When “alone” unexpectedly transforms into “no longer alone.” And loneliness is replaced by oneness.

A virtual cure for anxiety is almost here

This morning, my hair dryer caught on fire.

Which is a lot better than my hair catching on fire — which actually happened once, the first time I visited Israel in 1992 and forgot to use a converter before I set my curling iron to my bangs.

I lost half my bangs that day … which was probably a good thing, in hindsight.

I sensed something was wrong this morning when I started to smell smoke. I smart girl.

By the time smoke started pouring out of the thing, my hand was already on its way to the outlet. So when fire sparks started shooting out from the plug, I pulled it out from the wall immediately.

RIP Conair Ion Shine. RIP smooth middle aged hair with no fly-aways.

It was startling, for sure, the fireworks display. It’s a fear of mine — electrical appliances spawning disasters. A friend of mine lost her house to a forgotten curling iron once when I was 10.

But the incident today was also strength-building.

How so?

As a lifelong anxiety sufferer, I’ve become really good at imagining the worst. My mind is programmed for disaster and tragedy; not so much survival and rescue. So that when I do save the day — when I manage to get myself out of a hairy situation or when, for instance, my child manages to narrowly escape harm all on his own — the grey matter in my mind has a new paradigm from which to think.

See, I can tell myself. You made it.

You are okay.

Not that I am inviting harm to myself or my children.

But I do firmly believe that a good, solid, quite startling, near tragedy is a muscle strengthener for those of us with anxiety. (As long as the outcome is a happy ending.)

It shows us that the worst isn’t always as bad as we think.

Perhaps one day, in the not-so-far away future, the smarty pants tech inventors I work with will come up with a virtual reality stimulator whose anxiety treatment is designed to fully scare the crap out of us.

So that we will see, once and for all, how strong, indeed, we are.

One compulsion leads to another

I wrote recently about this superpower I possess called synesthesia. How I see letters and words in full color. And how I am going to defeat fear once I manage to harness my power properly.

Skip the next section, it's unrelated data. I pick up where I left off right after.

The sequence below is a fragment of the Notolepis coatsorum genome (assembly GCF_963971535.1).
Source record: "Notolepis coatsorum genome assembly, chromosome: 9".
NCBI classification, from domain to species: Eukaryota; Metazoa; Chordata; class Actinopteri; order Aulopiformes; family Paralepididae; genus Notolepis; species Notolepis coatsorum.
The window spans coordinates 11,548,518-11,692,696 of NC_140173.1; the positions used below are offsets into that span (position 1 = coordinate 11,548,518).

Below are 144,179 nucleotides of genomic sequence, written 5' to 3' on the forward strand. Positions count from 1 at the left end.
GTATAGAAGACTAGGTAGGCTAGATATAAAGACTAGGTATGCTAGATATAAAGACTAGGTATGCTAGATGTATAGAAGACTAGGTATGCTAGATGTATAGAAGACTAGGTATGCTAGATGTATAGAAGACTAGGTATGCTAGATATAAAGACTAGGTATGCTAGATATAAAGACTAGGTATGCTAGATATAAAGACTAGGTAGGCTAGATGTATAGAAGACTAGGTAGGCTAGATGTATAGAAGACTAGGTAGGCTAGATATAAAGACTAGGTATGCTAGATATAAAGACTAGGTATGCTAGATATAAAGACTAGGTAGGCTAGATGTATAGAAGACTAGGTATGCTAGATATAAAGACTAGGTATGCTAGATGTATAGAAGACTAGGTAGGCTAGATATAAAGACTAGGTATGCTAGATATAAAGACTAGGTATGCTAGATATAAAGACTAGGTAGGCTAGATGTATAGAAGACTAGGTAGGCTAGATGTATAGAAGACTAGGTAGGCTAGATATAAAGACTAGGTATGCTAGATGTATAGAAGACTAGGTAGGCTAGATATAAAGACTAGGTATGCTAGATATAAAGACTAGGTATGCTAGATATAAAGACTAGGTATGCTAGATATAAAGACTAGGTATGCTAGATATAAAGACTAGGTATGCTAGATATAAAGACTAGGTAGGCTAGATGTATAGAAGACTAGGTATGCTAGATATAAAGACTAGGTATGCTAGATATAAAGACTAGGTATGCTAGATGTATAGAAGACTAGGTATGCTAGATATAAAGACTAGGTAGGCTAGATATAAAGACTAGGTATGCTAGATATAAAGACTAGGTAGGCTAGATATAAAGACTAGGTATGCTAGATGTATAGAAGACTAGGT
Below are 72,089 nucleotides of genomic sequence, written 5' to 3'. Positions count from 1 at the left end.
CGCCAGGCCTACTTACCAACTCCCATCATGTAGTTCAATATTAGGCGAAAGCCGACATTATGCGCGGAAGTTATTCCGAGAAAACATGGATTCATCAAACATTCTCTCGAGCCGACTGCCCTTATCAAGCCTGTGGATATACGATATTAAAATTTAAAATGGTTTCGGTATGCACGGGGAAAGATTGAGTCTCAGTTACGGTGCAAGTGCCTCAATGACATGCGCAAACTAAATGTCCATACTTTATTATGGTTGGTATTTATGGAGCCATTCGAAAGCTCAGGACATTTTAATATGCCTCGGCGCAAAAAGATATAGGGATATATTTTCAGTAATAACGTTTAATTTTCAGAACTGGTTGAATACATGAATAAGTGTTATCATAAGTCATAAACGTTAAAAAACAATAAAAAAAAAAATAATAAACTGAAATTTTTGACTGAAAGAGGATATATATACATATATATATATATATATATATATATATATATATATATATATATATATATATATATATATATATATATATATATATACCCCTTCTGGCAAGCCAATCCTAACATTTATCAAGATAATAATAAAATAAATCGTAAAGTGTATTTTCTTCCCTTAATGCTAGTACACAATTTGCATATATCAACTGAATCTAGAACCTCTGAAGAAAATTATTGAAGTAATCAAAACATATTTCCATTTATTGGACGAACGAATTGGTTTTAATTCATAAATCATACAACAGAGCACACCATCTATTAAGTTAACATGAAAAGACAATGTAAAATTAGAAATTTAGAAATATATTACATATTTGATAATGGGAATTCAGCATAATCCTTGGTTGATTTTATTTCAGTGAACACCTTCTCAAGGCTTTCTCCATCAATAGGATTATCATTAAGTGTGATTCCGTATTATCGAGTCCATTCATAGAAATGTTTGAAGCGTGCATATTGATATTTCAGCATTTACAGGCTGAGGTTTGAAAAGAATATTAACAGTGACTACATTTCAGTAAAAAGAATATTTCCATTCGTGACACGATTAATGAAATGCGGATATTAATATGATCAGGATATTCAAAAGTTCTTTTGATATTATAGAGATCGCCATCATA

It occurred to me this morning that my superpower might be the cause of quirky compulsions I also possess like the one that prevents me from listening to the Beach Boys in December, or drives me to listen to Van Morrison when the leaves start to change color and fall from the trees (even if I’m not living in the country in which they do.)

The connection between music and emotion is a studied one that’s not unique to me, but actually quite documented in human beings. But what about music and season? For me, the music must fit the weather outside. And there are singers or albums that are just completely inappropriate in winter, or off limits when I’m driving with the top down in July.

I looked into it a little. And guess what?

There’s a connection…and suddenly my strange compulsions don’t seem so compulsive anymore.

Studies show that music is connected to color and color is connected to emotion — particularly for people with synesthesia. From there, the connection is easy.  Emotion as it relates to season is a no-brainer. Lots of babies are born in August, nine months after couples snuggle up together inside supposedly to warm up from winter’s cold. I think it’s more than shelter from the cold they seek; but love and interpersonal connection that is often sacrificed in the isolation that winter brings.

Ask the average Joe or Jane which emotion is aroused when they envision summer. Most will say joy. Freedom. Fun. Ask the same person to describe the accompanying emotions to winter, Most will say introspection, introversion or sadness.

What about you? What do you say?

Having superpowers can make a girl feel lonely sometimes. Like I’m the only one whose heart hurts as fall moves towards winter. But when I get like that I cry it out to Randy Newman … whose voice and lyrics match perfectly the melancholy and nostalgia that crop up for me in fall.

Or I listen to this video — a performance of his “I Want You to Hurt Like I Do” in Berlin– and I laugh. Knowing I’m not really as alone as I think.